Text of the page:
​​Software Development and Custom Applications

Software and the Small Business Owner


Accumulation of data has become an unavoidable component of modern business. Extraction and intelligent interpretation of data are key business differentiators. Still, without a database correctly structured and developed to contain the data, it's impossible to extract the total value from the information accumulated.

Many business owners may have an instinct for what information they and their staff need to run a business efficiently and what their customers want to improve their experience. However, many do not understand what technology and software components are required to get from "accumulated data" to "intelligence." Conversely, owners with this technical expertise are less likely to have a deep understanding of what to do with the information that could be extracted.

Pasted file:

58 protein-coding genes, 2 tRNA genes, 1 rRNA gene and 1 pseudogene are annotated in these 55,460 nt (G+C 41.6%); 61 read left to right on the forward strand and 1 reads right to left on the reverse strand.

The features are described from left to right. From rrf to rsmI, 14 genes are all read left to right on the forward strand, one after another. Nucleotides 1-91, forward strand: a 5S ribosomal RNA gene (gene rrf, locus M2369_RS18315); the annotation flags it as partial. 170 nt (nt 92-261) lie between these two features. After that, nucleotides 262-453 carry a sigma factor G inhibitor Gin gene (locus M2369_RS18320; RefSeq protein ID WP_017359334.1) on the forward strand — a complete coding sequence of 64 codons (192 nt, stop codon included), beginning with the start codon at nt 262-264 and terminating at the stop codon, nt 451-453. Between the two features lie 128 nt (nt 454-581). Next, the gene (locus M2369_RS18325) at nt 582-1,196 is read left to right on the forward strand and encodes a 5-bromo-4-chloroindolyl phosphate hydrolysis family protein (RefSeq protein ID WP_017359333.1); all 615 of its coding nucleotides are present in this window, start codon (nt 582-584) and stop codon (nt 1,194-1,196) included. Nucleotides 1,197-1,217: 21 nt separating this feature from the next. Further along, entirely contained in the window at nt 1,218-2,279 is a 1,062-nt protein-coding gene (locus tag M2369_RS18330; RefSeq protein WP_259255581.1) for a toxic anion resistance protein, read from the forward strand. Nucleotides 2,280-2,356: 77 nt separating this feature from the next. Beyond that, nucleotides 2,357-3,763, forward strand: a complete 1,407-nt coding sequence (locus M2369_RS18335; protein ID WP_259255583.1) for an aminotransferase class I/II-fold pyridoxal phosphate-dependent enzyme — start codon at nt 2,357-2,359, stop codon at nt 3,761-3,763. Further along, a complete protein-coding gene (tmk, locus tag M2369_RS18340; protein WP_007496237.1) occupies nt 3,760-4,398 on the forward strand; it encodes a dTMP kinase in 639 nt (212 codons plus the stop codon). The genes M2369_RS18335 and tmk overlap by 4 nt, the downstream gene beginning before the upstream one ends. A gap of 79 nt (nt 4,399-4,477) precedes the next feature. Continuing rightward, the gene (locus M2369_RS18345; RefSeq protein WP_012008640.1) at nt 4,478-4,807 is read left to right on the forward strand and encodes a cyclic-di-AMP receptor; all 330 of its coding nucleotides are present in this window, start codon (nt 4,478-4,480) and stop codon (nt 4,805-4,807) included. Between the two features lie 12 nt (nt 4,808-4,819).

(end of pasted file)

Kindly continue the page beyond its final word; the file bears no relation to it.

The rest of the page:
Without having a good understanding of what's involved in traveling this path in either direction, the great expense can be incurred in building databases and developing applications that may or may not be efficient, timely, or even achieve owners' stated objectives or customer needs.

This dilemma frequently leads to wasted expense on software development or paralysis in project decision-making and the subsequent failure to develop applications. This situation results in a lost opportunity to use data that could have benefited a business operator and its customers. Businesses cannot afford the wasted capital or time associated with failed software projects, nor can they afford not to deploy technology to ensure their business can operate efficiently while optimizing their customer's experience.